Advertisement

Unusual form of sand dune discovered on Mars

"The size of these ripples is related to the density of the fluid moving the grains," explained researcher Mathieu Lapotre.

By Brooks Hays
Unusual form of sand dune discovered on Mars
The medium-sized sand dunes found among Mars' Bagnold Dunes are unlike any found on Earth. Photo by NASA/JPL/Caltech

PASADENA, Calif., July 1 (UPI) -- Both Earth and Mars feature large sand dunes and small sand ripples. Recently, NASA's Mars rover Curiosity discovered and studied an expanse of medium-sized sand waves unlike any sand formations found on Earth.

The novel Bagnold Dunes are situated on the northwestern flank of Mount Sharp. Curiosity's examination of the modestly sized dunes marked the first in-depth scientific study of active sand dunes anywhere other than Earth.

Advertisement

Researchers believe the dunes' unique size could offer clues to the idiosyncrasies of the Martian atmosphere as well as to the geologic history of the Red Planet.

True dunes are massive sand dunes with steep downwind crests created by avalanches. Much smaller impact ripples, with troughs just a few inches apart, are created by the constant collisions between windblown sand particles and stationary particles on the ground.

The ripples found at Bagnold Dunes feature characteristics of both types of waves -- larger impact ripples with one side of each dune steeper than the other. Though the dunes don't resemble any windblown sand waves on Earth, they do recall sand ripples created by water. The crest lines of the dunes are sinuous, like those made by moving water on Earth.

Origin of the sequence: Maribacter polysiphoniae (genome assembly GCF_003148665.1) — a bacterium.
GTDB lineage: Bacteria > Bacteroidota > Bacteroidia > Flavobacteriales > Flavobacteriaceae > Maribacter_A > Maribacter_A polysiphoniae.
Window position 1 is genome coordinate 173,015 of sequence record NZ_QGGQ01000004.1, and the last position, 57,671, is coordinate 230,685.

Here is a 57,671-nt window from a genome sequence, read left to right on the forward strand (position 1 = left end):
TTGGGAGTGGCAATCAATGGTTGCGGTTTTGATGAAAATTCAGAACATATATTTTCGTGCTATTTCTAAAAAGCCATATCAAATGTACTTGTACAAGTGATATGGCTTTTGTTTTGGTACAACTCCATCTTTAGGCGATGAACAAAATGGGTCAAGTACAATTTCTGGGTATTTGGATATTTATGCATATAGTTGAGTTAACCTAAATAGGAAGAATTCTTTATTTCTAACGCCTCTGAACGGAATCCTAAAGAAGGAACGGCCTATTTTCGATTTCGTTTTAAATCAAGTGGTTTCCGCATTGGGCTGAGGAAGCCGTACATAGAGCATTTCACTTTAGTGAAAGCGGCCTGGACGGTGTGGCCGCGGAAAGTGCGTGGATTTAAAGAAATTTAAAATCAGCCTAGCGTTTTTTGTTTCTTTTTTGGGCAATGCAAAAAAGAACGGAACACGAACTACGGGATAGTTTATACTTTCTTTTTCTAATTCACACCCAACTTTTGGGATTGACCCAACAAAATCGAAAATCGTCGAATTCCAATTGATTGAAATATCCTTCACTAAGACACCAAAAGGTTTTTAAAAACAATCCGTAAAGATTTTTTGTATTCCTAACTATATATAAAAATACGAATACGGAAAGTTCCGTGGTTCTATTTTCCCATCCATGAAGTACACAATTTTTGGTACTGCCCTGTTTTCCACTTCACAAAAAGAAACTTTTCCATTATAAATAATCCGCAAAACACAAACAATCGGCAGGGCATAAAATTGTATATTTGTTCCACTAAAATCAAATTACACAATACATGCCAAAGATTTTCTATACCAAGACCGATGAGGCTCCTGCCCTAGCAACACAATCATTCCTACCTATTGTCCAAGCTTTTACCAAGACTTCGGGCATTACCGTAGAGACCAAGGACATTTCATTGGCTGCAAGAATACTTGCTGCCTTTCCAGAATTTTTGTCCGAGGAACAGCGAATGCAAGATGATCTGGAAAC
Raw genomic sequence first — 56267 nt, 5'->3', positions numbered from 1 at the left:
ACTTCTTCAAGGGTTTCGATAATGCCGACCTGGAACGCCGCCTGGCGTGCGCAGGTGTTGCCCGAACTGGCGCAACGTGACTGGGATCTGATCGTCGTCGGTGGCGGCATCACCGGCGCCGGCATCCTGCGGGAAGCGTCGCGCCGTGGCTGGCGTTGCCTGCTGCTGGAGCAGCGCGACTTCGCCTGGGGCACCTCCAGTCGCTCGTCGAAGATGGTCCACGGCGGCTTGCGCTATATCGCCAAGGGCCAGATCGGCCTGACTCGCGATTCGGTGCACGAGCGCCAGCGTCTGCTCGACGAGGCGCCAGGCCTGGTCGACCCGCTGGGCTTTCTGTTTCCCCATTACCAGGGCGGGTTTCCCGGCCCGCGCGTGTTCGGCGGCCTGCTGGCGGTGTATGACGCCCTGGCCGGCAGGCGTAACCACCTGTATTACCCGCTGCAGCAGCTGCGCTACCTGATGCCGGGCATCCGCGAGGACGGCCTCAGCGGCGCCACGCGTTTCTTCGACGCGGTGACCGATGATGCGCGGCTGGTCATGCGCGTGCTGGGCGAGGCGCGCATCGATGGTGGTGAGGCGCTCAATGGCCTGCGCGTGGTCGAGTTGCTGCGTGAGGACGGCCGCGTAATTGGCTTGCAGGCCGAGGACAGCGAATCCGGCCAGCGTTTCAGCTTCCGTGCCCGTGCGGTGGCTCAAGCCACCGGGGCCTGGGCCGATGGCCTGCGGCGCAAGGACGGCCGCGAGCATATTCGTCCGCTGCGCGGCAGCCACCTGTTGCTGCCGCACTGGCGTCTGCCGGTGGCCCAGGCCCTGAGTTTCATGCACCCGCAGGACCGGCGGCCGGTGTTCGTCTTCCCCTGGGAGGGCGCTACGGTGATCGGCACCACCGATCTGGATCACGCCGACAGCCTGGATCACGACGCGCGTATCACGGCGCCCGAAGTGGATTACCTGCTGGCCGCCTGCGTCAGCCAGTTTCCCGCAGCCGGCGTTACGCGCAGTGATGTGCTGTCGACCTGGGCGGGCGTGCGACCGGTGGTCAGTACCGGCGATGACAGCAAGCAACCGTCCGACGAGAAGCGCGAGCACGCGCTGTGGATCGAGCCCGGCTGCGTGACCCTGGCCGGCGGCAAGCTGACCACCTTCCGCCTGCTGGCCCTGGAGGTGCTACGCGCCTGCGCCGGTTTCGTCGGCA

Advertisement

But the Bagnold Dunes weren't created by water; they were created by the Martian atmosphere. Researchers dubbed them "wind-drag ripples."

"The size of these ripples is related to the density of the fluid moving the grains, and that fluid is the Martian atmosphere," Mathieu Lapotre, a graduate student at Caltech and scientist on the Curiosity mission, said in a news release.

"We think Mars had a thicker atmosphere in the past that might have formed smaller wind-drag ripples or even have prevented their formation altogether," Lapotre continued. "Thus, the size of preserved wind-drag ripples, where found in Martian sandstones, may have recorded the thinning of the atmosphere."

Researchers were able to find similarly sized wind-drag ripples preserved in ancient sandstone near Bagnold Dunes, suggesting the Red Planet lost its atmosphere rather early in its planetary evolution.

Researchers detailed their analysis of the ripples found at Bagnold Dunes in the journal Science.

Latest Headlines

Advertisement
Advertisement

Follow Us

Advertisement